Ecosystem impacts of climate change and ocean acidification: A case for “global” conservation physiology

Climate change causes ocean warming and acidification on global scales. In contrast to well established effects of warming, evidence for the effects of rising carbon dioxide (CO2) on marine ecosystems is only just emerging. However, future scenarios indicate threats to marine life through combinations of rising CO2, warming and more frequent hypoxia events. For realistic future climate effect scenarios, key physiological mechanisms and their responses to combined stressors require identification. These are physiological mechanisms which define species performance, including their capacity to interact, e.g. in food webs (1). Many ecosystem changes likely occur when temperature drifts beyond species-specific limits and causes a shift in phenology or fitness. High sensitivity to elevated CO2 levels may involve a low capacity for acid–base regulation, as seen in lower marine invertebrates (2). The disturbed extracellular acid–base status affects processes involved in growth, calcification, neural functions, blood gas transport and behavioural capacities (2). Current evidence indicates elevated sensitivity to elevated CO2 levels towards the extremes of thermal windows (3). The ultimate consequence may be a narrowing of thermal tolerance windows and associated ranges of geographical distribution and of the performance at ecosystem level. Thus, CO2 may exacerbate warming effects on marine ecosystems. Future research will have to test these concepts under realistic climate and ocean acidification scenarios and in various marine ecosystems between the tropics and the poles.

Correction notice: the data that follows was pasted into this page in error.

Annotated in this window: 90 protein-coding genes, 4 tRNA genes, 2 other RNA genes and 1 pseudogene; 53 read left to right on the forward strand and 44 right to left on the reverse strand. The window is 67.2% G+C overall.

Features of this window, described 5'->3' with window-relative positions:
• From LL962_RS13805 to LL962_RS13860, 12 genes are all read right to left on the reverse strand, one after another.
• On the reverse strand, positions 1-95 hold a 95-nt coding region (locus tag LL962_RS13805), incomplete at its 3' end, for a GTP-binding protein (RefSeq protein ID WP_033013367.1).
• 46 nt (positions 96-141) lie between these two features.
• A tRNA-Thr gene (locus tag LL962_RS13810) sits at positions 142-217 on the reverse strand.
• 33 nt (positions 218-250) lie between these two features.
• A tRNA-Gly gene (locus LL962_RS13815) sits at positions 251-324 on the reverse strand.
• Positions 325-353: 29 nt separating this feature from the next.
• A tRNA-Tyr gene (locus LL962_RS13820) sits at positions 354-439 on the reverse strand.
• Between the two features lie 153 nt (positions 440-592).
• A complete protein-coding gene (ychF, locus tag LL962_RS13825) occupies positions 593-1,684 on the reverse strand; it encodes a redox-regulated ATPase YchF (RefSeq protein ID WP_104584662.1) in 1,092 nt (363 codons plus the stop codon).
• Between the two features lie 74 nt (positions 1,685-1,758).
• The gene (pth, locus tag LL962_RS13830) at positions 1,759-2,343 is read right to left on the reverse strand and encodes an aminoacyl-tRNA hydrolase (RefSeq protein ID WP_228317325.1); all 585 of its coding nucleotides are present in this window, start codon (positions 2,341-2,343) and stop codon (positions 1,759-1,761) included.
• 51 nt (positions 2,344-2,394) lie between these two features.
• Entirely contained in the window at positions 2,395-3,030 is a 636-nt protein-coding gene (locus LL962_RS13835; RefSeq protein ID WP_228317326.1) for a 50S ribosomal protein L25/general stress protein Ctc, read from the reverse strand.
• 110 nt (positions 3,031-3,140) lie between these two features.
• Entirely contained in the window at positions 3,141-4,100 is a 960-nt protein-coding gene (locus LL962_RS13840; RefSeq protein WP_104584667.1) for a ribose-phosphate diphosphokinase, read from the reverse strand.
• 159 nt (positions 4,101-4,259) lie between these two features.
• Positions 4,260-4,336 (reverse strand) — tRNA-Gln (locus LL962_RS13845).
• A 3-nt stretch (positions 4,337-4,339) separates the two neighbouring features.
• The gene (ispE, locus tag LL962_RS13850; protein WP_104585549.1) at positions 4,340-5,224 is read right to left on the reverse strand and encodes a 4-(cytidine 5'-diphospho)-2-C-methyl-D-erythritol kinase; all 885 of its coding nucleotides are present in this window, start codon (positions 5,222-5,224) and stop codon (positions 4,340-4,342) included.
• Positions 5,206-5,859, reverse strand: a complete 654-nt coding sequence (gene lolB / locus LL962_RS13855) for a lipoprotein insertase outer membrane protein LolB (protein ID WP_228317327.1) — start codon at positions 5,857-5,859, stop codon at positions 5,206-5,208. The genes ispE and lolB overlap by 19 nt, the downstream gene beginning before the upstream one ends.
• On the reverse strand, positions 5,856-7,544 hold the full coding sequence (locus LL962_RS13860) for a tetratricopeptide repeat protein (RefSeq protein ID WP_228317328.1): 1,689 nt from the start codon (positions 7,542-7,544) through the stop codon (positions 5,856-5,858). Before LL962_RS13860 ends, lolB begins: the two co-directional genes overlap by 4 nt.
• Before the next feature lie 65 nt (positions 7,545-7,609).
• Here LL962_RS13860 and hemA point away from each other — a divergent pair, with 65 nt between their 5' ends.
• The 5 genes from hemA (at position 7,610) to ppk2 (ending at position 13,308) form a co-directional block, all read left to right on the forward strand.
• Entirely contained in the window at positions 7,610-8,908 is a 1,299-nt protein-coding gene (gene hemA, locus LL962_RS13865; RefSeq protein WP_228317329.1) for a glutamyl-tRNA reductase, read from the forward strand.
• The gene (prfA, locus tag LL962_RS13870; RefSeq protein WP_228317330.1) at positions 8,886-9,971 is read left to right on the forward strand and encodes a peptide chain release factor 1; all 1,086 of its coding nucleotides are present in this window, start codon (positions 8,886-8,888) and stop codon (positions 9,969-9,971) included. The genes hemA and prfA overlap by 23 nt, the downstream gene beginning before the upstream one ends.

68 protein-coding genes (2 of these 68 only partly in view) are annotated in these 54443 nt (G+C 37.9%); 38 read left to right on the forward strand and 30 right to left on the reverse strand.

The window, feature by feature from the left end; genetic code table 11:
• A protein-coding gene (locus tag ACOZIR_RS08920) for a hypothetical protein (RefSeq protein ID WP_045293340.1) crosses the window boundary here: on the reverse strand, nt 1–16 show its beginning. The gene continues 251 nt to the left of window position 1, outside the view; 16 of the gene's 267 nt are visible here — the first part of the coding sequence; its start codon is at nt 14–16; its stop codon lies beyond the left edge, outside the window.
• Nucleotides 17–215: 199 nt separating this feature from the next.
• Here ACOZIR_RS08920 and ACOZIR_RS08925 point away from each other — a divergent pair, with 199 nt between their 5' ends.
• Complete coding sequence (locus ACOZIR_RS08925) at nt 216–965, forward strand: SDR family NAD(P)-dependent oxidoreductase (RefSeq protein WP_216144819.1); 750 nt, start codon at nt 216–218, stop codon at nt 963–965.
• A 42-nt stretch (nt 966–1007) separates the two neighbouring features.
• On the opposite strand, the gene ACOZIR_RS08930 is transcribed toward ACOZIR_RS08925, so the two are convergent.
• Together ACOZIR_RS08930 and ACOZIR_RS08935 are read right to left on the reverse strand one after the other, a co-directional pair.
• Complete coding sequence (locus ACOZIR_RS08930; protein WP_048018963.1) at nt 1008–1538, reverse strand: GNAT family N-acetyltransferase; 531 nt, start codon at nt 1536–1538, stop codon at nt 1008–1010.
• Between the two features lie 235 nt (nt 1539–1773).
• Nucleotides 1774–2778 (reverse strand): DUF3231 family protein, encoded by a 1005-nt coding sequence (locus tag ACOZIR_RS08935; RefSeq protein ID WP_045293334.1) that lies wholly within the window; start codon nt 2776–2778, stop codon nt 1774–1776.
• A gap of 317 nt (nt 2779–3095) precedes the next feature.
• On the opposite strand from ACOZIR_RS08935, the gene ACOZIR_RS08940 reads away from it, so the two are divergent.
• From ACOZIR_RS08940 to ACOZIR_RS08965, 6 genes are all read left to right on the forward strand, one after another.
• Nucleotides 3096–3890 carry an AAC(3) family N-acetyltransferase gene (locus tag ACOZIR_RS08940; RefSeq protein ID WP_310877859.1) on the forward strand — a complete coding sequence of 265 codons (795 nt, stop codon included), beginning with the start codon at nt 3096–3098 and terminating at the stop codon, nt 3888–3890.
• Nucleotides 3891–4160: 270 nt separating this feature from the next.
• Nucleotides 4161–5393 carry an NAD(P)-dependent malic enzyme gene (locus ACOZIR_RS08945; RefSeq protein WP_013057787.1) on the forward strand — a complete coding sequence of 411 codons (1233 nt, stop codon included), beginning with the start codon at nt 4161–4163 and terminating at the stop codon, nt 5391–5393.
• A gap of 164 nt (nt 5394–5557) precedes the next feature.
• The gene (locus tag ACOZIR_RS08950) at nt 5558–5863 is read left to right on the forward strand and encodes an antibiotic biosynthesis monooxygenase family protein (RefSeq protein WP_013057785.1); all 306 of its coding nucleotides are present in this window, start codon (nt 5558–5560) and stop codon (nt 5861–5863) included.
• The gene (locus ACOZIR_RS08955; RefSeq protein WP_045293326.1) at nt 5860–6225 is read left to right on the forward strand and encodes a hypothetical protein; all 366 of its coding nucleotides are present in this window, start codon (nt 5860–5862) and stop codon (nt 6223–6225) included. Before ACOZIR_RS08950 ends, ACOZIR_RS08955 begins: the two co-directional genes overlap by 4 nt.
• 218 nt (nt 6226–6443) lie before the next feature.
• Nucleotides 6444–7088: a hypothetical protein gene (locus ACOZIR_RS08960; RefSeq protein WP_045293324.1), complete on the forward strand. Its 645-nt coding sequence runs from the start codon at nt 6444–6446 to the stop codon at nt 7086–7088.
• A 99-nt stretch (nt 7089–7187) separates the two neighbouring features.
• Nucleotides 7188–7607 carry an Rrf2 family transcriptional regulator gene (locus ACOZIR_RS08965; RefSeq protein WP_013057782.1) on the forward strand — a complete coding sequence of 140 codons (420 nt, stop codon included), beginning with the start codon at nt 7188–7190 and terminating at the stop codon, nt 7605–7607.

Pörtner, H. O., 2009. Ecosystem impacts of climate change and ocean acidification: A case for “global” conservation physiology. Comparative Biochemistry and Physiology – Part A: Molecular & Integrative Physiology 153:2, 59. Abstracts of the Annual Main Meeting of the Society of Experimental Biology, 28th June – 1st July, Glasgow, UK .Abstract.

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